The Home Settings Lighting Control Starter Kit by Intermatic is that first potato chip, that handful of popcorn that will have you hopelessly wanting more. Comprised of one Model HA07 Master Remote Controller and two Model HA03 Lamp Modules, the Kit is a fun, affordable way to begin your home control network. It is also a feature-rich product making it a great value. The one qualification is that it could take the purchase of another four to five modules, minimum, to begin seeing the real value of this bundle. In addition, there is a sharp learning curve if you wish to take advantage of the advanced features and you are new to home automation.
Ordinarily, I would just launch into the installation of the Master Controller if it were not for the fact that I had already installed a Wayne-Dalton Wireless Gateway (covered in the previous review). The problem is that the Model HA07 Master Controller that comes with the kit must be the “master controller.” Therefore I had to completely uninstall the network I had already created with the Gateway.
The Model HA07 has 12 channels and is capable of managing 16 household devices per channel, 192 in total. A channel is exactly that – a channel like the ones found on TV or radio. The channels are programmed in terms of “scenes” that reflect our specific needs. The location of modules is somewhat critical because of a unique characteristic built into Z-Wave® technology. Every Z-Wave-based product has the ability to serve as a relay station giving the network a virtually endless range. When the user activates a request from a controller the signal passes from module to module until it reaches the desired device. The problem is that the module takes on a fixed address once it’s installed. Moving it would mix up the relay process. Therefore, to avoid changes the very first thing I did was to sit down with my wife, Deb, and carefully map out the overall plan.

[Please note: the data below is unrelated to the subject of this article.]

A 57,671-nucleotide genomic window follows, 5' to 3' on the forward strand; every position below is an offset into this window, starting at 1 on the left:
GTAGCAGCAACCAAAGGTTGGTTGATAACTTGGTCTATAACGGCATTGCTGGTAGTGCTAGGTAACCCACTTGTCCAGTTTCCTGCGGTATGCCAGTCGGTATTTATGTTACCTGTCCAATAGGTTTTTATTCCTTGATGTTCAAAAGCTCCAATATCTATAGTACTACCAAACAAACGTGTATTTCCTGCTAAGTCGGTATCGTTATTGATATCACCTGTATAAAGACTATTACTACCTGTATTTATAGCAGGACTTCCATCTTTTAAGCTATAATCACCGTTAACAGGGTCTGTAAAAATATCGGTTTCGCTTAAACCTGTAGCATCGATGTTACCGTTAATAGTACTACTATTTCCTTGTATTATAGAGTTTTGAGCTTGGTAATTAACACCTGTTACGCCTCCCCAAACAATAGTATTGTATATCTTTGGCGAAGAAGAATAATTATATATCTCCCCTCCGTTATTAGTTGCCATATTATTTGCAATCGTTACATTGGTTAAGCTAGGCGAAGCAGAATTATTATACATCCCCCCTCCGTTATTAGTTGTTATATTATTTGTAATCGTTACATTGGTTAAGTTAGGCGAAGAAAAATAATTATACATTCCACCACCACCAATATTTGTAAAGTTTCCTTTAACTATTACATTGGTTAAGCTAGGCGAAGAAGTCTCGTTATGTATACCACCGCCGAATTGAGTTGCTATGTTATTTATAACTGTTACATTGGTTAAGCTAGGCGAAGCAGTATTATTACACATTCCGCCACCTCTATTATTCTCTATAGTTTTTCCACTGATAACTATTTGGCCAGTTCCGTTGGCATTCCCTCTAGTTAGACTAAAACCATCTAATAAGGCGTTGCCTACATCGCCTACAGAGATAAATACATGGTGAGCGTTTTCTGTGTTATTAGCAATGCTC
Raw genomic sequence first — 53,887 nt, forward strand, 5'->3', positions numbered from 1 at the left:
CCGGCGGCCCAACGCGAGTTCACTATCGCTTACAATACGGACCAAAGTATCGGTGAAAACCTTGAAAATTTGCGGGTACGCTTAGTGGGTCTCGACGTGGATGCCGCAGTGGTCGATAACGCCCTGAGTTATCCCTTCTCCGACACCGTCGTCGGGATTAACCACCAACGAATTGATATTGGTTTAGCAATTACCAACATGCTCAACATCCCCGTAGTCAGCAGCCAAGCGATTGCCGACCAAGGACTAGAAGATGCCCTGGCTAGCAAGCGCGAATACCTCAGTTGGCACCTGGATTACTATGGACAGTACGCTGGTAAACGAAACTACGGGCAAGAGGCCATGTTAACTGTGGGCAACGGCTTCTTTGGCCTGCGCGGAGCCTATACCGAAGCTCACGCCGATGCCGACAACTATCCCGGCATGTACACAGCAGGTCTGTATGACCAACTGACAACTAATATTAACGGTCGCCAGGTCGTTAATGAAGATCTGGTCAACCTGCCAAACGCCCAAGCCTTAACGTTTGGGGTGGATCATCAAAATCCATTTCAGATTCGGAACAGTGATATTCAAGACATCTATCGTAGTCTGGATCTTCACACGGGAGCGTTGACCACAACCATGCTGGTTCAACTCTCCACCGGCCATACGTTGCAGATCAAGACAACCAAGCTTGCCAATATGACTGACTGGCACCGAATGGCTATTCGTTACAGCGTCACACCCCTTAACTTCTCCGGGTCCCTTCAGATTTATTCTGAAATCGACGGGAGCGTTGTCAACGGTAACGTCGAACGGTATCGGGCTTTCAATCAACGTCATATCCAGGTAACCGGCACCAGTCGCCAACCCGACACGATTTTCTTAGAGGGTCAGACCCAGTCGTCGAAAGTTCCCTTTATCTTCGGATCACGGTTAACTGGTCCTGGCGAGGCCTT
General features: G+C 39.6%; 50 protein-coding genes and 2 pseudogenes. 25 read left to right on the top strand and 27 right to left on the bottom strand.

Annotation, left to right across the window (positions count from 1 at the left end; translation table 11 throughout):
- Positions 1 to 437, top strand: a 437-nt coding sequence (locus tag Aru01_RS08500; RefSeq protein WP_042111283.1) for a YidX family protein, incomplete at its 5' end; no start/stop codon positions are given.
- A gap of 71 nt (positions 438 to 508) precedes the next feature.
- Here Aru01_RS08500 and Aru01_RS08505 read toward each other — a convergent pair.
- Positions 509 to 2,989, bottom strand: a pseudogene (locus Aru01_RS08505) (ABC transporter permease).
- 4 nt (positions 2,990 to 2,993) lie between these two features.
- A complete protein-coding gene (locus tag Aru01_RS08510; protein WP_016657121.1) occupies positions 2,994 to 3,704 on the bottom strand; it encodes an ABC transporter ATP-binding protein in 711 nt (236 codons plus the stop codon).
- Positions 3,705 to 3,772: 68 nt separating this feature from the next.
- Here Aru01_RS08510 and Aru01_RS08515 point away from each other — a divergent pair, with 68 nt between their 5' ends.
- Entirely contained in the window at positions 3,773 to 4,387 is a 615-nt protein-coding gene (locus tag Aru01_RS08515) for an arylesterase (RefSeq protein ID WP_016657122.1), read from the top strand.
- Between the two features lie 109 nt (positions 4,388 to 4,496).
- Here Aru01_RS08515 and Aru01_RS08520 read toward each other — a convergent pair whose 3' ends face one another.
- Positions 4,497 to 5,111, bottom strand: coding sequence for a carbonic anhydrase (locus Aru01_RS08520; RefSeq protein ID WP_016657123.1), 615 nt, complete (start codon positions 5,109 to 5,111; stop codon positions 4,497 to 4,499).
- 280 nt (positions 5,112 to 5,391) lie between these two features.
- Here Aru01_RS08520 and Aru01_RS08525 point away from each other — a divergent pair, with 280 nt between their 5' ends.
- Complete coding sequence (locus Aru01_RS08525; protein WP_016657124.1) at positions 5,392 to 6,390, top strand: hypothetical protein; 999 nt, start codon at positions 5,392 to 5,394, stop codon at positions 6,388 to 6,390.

Once we had our plan the physical installation moved very quickly. Step One was to add each module to the “network” – the Master Controller. This is done by plugging a module into the wall and then plugging the lamp its own module. Next, I pressed “Include” on the controller followed by the “Program” button on module. This needs to be done until all modules are added. Modules may be added at any time. Step Two was to associate modules to specific channels, which creates up to 12 scenes. A module can be a part of any number of scenes and one light can have different brightness for each scene. You can define a scene by bringing the controller over to the lighting module, specifying the desired channel on the controller, then adjusting the light level within the 10 second learning window the controller gives you.
The instruction manual is a wonderfully written and formatted document but it tended to leave me hanging. The basics are covered with perfect detail and there is even a “must read” glossary of terms in the very beginning. In fact, installers who do not know the differences between a device and a module or a scene and a channel will be lost by the fourth page. Parts of the manual are a little too brief and some common sense will be needed to fill the in the gaps. For example, in the beginning of the document there is a tiny comment about not moving a module unless you first “delete it from the network” and then add it back once it’s in the new location. However, at the end of the manual the section dealing with deleting is called “EXCLUDE from a Channel” rather than “deleting.”